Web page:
Living with Water


Living with Water is funded by the Pacific Institute for Climate Solutions and brings together a diverse, multidisciplinary team of researchers and solution seekers to help human and more-than-human communities living along British Columbia’s South Coast prepare and adapt for sea level rise and the cascading effects of flooding.

Values Based Approach

Values are the meanings given to behavior and events based on what is considered desirable. These meanings influence how situations are interpreted, perceived, and acted upon. As such, what is considered appropriate, effective, and successful adaptation is determined by what people, groups, sectors, and decision-makers deem important. Values change as the physical and political conditions of the world change; therefore, climate change and the research it engages are constant processes of re-evaluation.

Living with Water makes explicit the values which guide our approach to adaptation while encouraging an evolution of these values as we learn more from the communities we collaborate with, especially the Host Nations on whose traditional and unceded territories our project focuses on.

Living with Water also recognizes that while adaptation science and policy have always been guided by values, the content and influence of these values have not been made explicit. Modern research paradigms have excluded Indigenous and local knowledges, leaving out important opportunities to redefine and co-define benefits across society, especially around climate adaptation.

We value the rights and knowledge systems of Indigenous Peoples as critical to researching and developing equitable climate adaptation plans. We commit to pay special attention to the relations of power and histories that have excluded Indigenous knowledges, perspectives, and priority-setting in regional and municipal contexts.


B.C.’s South Coast

B.C.’s South Coast, including the Fraser River Delta, Burrard Inlet and Squamish Delta, is home to an ever-growing human population of nearly 3 million. It hosts critical habitats for coastal species such as salmon and migratory birds, and is an emerging economic node within the Pacific Rim. The region has a complex jurisdictional environment, which includes multiple levels of government, dozens of municipalities and First Nations, as well as quasi-governmental authorities that occupy coastal areas, including the Port of Vancouver and Vancouver International Airport. The entire region is situated within unceded, non-surrendered First Nation territories.

Climate change projections show BC’s South Coast could be facing sea level rise of up to one meter in the next eight decades as well as increased flood scale and frequency. This will result in risks to residents, ecosystems, food security, and critical infrastructures.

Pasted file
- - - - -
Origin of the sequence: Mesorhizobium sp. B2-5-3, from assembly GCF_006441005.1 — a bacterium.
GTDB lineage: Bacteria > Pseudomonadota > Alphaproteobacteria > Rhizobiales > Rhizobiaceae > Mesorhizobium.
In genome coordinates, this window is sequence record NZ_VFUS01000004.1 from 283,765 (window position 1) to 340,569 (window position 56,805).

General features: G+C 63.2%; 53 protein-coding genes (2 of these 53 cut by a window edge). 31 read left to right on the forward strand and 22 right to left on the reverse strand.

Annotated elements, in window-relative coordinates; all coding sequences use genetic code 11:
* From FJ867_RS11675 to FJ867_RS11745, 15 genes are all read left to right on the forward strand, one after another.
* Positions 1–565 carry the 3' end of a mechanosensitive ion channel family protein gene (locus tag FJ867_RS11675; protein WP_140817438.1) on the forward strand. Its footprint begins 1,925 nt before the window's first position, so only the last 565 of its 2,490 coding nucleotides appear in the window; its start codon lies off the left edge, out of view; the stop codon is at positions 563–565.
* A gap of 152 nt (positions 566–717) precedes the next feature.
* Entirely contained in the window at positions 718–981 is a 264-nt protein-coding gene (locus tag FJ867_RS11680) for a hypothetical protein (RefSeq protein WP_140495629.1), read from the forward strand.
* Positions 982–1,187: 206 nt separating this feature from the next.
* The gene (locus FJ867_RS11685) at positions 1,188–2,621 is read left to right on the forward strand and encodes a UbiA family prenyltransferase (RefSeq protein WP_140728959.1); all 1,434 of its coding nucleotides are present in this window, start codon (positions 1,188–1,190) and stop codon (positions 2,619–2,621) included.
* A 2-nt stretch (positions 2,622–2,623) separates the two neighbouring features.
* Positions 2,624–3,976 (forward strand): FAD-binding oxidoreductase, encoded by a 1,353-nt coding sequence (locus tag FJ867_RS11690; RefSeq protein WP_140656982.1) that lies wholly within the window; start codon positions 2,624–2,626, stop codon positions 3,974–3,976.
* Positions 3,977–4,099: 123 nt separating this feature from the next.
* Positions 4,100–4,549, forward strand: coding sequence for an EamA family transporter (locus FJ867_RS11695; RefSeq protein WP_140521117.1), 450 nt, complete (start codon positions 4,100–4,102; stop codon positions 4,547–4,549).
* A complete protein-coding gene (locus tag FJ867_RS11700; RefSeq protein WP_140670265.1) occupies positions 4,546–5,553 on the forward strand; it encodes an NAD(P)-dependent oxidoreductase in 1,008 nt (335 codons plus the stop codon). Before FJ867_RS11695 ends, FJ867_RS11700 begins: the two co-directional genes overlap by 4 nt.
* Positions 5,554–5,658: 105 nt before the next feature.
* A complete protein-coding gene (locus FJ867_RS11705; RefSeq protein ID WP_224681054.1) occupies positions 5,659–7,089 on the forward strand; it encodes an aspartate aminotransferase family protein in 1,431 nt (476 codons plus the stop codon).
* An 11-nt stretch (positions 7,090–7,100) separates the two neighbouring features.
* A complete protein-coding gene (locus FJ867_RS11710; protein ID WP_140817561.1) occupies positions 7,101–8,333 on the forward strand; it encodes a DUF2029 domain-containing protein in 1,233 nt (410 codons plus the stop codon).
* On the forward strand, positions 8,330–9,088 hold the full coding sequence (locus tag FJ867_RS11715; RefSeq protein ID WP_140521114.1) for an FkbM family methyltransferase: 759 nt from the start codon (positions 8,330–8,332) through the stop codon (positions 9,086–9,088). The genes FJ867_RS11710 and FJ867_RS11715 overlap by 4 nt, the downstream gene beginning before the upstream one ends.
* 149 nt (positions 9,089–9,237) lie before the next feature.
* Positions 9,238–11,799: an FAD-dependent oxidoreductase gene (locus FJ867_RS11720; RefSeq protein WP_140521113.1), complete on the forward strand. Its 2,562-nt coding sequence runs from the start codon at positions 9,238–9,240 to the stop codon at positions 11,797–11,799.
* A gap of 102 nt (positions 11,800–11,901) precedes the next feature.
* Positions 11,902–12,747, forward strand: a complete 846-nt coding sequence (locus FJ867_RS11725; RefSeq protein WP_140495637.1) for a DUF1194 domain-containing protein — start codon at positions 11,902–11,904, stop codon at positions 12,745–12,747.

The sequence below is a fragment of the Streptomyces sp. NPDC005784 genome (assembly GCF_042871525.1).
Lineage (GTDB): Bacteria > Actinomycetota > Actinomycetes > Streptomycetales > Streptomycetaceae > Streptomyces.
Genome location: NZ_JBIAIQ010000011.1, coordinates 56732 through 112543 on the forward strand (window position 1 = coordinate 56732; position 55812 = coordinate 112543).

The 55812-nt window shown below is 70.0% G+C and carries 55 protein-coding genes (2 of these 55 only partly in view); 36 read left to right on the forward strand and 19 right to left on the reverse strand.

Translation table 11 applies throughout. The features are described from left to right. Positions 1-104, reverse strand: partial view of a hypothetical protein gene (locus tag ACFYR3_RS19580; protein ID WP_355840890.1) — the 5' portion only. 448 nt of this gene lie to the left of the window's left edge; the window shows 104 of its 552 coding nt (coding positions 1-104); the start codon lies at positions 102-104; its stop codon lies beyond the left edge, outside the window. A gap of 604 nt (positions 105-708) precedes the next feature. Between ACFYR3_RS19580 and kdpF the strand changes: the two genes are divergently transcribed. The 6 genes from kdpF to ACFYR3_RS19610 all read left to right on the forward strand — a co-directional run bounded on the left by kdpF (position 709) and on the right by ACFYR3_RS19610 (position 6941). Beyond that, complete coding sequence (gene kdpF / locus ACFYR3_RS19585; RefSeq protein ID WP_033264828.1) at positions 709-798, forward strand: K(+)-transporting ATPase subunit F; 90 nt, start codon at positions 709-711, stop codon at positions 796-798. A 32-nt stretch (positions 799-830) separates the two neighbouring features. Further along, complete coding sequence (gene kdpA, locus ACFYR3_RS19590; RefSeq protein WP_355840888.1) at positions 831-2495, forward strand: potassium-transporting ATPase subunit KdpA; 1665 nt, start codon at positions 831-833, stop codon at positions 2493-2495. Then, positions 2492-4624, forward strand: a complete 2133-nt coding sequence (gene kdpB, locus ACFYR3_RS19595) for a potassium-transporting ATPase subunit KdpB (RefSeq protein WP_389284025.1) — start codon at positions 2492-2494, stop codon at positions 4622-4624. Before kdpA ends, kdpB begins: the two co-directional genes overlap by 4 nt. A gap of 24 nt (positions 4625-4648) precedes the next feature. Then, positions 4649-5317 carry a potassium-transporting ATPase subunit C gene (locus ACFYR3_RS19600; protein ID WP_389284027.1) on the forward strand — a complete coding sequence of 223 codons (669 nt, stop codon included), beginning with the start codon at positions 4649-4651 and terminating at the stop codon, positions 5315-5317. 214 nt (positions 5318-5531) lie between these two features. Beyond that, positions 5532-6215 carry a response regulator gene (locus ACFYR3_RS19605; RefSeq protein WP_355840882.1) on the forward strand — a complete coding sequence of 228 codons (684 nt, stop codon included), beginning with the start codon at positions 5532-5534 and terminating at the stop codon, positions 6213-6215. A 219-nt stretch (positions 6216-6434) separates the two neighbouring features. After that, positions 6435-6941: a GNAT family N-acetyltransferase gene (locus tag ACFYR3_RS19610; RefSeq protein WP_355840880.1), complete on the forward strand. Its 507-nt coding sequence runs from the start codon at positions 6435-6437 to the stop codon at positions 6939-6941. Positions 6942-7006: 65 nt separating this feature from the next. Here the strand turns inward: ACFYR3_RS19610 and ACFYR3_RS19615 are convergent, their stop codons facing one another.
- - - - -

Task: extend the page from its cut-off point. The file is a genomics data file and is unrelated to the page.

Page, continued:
Coastal flooding spans geographic and jurisdictional boundaries, and as such requires effective tools and frameworks for flood management across shared ecosystems and shorelines, including frameworks for collaboration, integrated policies, and design guidelines.

Living with Water addresses this by developing new planning, design and decision-making tools that:

    • Foreground community values, Indigenous knowledge and perspectives in coastal adaptation planning;
    • Broaden the solution space by developing decision-support tools for the planning, design and implementation of alternative flood adaptation solutions (e.g. nature-based solutions, multifunctional flood defenses, community-led relocation); and
    • Provide recommendations for regional governance arrangements to guide integrated solutions to coastal flood adaptation.

Study Areas



Living with Water draws upon ongoing regional coastal flood adaptation projects and initiatives along the South Coast of B.C. by our partners. These projects inform and enrich Living with Water in distinct ways. Each project provides access to valuable knowledge, data, and information, as well as established connections to broader stakeholder groups:

    • Each project provides unique contextual conditions (spatially and jurisdictionally), which will provide for a broader understanding and framing of coastal flood adaptation issues and potential solutions;
    • Each project is at different stages of development—from planning to design development to pre-implementation—which provides opportunities for the co-production of knowledge and development of boundary spanning solutions, as well as different pathways for the uptake of research outcomes.

Project Website:

Funding: Pacific Institute for Climate Solutions

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